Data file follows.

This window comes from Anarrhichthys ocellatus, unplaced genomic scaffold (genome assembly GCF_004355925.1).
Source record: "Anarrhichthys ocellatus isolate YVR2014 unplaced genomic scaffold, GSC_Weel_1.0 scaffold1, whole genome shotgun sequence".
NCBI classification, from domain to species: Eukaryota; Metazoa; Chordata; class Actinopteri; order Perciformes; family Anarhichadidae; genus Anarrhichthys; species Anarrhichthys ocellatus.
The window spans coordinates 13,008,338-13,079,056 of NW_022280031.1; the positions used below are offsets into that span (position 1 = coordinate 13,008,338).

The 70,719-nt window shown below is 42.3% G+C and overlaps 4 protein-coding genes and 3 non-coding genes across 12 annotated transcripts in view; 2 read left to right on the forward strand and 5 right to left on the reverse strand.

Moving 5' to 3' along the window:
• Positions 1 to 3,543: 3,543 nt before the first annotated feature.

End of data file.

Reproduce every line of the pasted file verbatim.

This window comes from Anarrhichthys ocellatus, unplaced genomic scaffold (genome assembly GCF_004355925.1).
Source record: "Anarrhichthys ocellatus isolate YVR2014 unplaced genomic scaffold, GSC_Weel_1.0 scaffold1, whole genome shotgun sequence".
NCBI classification, from domain to species: Eukaryota; Metazoa; Chordata; class Actinopteri; order Perciformes; family Anarhichadidae; genus Anarrhichthys; species Anarrhichthys ocellatus.
The window spans coordinates 13,008,338-13,079,056 of NW_022280031.1; the positions used below are offsets into that span (position 1 = coordinate 13,008,338).

The 70,719-nt window shown below is 42.3% G+C and overlaps 4 protein-coding genes and 3 non-coding genes across 12 annotated transcripts in view; 2 read left to right on the forward strand and 5 right to left on the reverse strand.

Moving 5' to 3' along the window:
• Positions 1 to 3,543: 3,543 nt before the first annotated feature.